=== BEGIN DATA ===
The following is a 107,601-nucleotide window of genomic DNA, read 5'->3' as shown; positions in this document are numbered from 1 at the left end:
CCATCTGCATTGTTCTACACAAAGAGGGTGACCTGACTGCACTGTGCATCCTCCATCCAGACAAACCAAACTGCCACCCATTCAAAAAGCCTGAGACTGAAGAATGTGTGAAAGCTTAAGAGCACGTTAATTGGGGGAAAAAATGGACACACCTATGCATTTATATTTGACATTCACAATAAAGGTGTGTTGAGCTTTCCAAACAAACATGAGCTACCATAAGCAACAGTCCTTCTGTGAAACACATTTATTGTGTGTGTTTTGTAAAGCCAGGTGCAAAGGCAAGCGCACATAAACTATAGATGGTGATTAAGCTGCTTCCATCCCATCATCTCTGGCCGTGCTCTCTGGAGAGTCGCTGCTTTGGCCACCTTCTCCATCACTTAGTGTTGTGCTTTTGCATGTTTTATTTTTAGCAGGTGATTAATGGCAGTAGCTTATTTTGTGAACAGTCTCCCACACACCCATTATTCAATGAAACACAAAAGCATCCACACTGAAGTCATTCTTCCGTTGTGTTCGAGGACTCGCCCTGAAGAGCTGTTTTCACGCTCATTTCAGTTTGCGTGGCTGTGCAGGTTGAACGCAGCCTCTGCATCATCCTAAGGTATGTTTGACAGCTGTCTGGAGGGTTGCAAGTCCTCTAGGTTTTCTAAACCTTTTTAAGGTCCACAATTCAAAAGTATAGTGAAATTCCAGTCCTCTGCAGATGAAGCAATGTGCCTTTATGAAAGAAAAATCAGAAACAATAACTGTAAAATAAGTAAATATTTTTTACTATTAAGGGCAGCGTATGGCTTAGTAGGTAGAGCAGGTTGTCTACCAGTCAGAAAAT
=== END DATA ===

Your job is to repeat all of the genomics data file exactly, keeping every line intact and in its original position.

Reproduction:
The following is a 107,601-nucleotide window of genomic DNA, read 5'->3' as shown; positions in this document are numbered from 1 at the left end:
CCATCTGCATTGTTCTACACAAAGAGGGTGACCTGACTGCACTGTGCATCCTCCATCCAGACAAACCAAACTGCCACCCATTCAAAAAGCCTGAGACTGAAGAATGTGTGAAAGCTTAAGAGCACGTTAATTGGGGGAAAAAATGGACACACCTATGCATTTATATTTGACATTCACAATAAAGGTGTGTTGAGCTTTCCAAACAAACATGAGCTACCATAAGCAACAGTCCTTCTGTGAAACACATTTATTGTGTGTGTTTTGTAAAGCCAGGTGCAAAGGCAAGCGCACATAAACTATAGATGGTGATTAAGCTGCTTCCATCCCATCATCTCTGGCCGTGCTCTCTGGAGAGTCGCTGCTTTGGCCACCTTCTCCATCACTTAGTGTTGTGCTTTTGCATGTTTTATTTTTAGCAGGTGATTAATGGCAGTAGCTTATTTTGTGAACAGTCTCCCACACACCCATTATTCAATGAAACACAAAAGCATCCACACTGAAGTCATTCTTCCGTTGTGTTCGAGGACTCGCCCTGAAGAGCTGTTTTCACGCTCATTTCAGTTTGCGTGGCTGTGCAGGTTGAACGCAGCCTCTGCATCATCCTAAGGTATGTTTGACAGCTGTCTGGAGGGTTGCAAGTCCTCTAGGTTTTCTAAACCTTTTTAAGGTCCACAATTCAAAAGTATAGTGAAATTCCAGTCCTCTGCAGATGAAGCAATGTGCCTTTATGAAAGAAAAATCAGAAACAATAACTGTAAAATAAGTAAATATTTTTTACTATTAAGGGCAGCGTATGGCTTAGTAGGTAGAGCAGGTTGTCTACCAGTCAGAAAAT